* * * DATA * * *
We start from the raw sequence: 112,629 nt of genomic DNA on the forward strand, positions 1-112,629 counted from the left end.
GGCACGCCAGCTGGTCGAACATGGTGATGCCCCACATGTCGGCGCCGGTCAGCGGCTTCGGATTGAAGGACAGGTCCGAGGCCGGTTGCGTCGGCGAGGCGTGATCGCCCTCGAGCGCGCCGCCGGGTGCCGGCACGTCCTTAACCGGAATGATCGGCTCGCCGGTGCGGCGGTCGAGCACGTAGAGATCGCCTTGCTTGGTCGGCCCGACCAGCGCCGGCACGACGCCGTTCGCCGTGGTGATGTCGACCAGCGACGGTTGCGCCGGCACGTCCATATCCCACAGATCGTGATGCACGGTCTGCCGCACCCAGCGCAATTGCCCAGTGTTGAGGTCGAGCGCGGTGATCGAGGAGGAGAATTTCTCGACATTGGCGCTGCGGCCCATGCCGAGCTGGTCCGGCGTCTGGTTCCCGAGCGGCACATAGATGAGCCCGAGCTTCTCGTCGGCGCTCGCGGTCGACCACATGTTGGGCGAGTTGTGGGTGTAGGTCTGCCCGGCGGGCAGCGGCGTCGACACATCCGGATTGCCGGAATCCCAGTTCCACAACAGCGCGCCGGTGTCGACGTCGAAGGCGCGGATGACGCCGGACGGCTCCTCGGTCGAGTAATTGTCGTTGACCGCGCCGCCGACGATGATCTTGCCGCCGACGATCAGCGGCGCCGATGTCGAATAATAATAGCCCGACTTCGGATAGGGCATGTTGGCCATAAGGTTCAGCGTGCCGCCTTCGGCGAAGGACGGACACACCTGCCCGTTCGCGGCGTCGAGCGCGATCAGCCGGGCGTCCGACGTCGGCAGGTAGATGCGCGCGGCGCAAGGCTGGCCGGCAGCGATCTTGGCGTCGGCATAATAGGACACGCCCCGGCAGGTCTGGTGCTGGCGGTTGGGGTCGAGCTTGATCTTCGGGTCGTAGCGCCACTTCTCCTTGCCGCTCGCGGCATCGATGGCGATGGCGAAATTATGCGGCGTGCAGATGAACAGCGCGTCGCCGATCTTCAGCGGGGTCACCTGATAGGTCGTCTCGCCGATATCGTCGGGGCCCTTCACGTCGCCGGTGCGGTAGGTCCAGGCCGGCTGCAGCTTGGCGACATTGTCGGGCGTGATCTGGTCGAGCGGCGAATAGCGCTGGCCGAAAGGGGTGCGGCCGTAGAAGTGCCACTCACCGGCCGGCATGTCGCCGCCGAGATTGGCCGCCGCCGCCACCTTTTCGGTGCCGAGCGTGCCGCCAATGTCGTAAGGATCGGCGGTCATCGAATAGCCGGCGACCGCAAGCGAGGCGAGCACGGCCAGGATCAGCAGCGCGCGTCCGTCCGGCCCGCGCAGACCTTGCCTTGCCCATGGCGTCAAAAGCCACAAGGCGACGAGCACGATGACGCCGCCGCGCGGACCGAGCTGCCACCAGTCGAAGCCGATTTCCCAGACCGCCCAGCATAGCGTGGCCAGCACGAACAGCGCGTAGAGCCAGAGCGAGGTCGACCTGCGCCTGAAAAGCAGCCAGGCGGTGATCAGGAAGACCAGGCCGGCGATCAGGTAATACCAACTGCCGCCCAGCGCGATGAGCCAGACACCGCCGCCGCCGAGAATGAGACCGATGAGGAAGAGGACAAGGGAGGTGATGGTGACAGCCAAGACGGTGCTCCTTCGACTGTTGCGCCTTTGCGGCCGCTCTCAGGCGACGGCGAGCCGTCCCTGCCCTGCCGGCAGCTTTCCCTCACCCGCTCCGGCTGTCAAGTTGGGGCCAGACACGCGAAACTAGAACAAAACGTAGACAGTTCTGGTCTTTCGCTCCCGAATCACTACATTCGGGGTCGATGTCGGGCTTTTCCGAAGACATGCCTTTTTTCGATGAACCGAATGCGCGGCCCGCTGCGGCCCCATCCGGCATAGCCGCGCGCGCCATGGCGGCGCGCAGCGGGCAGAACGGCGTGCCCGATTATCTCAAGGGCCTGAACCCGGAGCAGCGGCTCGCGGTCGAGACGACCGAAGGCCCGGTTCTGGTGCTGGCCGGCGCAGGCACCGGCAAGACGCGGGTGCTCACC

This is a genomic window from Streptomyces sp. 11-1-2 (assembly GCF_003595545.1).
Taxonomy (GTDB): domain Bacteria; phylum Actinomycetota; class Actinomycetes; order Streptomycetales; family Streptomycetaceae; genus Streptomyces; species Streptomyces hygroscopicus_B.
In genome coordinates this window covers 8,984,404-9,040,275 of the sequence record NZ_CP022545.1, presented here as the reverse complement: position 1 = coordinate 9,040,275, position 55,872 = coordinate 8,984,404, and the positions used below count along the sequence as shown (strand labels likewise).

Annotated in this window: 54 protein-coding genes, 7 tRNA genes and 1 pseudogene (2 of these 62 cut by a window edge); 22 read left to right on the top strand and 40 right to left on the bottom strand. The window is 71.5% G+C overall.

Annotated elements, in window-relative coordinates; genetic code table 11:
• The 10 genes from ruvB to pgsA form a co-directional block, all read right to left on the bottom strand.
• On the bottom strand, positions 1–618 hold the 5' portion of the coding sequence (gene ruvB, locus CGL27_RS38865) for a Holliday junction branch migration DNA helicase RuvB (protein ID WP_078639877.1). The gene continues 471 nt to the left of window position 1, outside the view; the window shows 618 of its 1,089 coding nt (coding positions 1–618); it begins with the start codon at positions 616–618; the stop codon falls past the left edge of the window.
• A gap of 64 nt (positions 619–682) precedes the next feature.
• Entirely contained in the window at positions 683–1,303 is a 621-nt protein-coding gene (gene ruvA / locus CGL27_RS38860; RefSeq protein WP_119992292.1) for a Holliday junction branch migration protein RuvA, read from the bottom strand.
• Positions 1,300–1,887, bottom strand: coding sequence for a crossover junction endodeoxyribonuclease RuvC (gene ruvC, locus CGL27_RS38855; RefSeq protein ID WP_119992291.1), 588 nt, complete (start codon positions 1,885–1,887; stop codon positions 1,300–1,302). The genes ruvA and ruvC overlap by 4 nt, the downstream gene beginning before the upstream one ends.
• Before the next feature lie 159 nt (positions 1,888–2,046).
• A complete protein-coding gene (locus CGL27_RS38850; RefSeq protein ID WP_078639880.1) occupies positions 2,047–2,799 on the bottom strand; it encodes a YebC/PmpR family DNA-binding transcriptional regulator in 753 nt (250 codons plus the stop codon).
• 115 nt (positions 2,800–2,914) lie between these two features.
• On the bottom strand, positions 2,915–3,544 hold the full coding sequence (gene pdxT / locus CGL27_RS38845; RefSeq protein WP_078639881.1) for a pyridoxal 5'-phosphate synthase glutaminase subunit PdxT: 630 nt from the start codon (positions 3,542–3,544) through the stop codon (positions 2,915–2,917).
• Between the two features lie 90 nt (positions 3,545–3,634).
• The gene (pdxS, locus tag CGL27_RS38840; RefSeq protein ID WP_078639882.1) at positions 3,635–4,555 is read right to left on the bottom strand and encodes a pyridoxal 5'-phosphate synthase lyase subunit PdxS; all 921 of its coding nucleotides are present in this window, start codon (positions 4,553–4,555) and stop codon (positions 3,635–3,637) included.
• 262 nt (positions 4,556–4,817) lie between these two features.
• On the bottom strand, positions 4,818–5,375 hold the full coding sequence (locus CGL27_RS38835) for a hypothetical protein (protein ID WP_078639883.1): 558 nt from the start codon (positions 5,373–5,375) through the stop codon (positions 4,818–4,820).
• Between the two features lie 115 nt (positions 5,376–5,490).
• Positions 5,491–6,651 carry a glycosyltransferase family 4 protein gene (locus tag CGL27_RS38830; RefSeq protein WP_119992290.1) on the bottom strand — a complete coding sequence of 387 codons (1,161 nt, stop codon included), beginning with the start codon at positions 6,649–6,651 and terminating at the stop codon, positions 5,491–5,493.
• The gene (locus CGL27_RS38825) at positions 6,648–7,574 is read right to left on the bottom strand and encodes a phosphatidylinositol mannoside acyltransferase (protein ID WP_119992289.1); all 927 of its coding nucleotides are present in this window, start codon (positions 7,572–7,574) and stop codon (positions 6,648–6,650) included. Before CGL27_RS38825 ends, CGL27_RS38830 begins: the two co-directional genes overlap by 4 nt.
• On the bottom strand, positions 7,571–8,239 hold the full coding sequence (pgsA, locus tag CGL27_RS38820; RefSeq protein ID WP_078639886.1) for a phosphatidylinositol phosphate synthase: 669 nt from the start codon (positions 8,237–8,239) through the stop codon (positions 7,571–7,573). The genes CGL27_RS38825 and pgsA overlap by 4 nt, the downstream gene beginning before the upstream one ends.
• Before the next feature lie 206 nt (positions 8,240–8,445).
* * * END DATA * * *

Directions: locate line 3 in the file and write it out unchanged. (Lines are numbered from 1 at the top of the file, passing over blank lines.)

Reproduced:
This is a genomic window from Streptomyces sp. 11-1-2 (assembly GCF_003595545.1).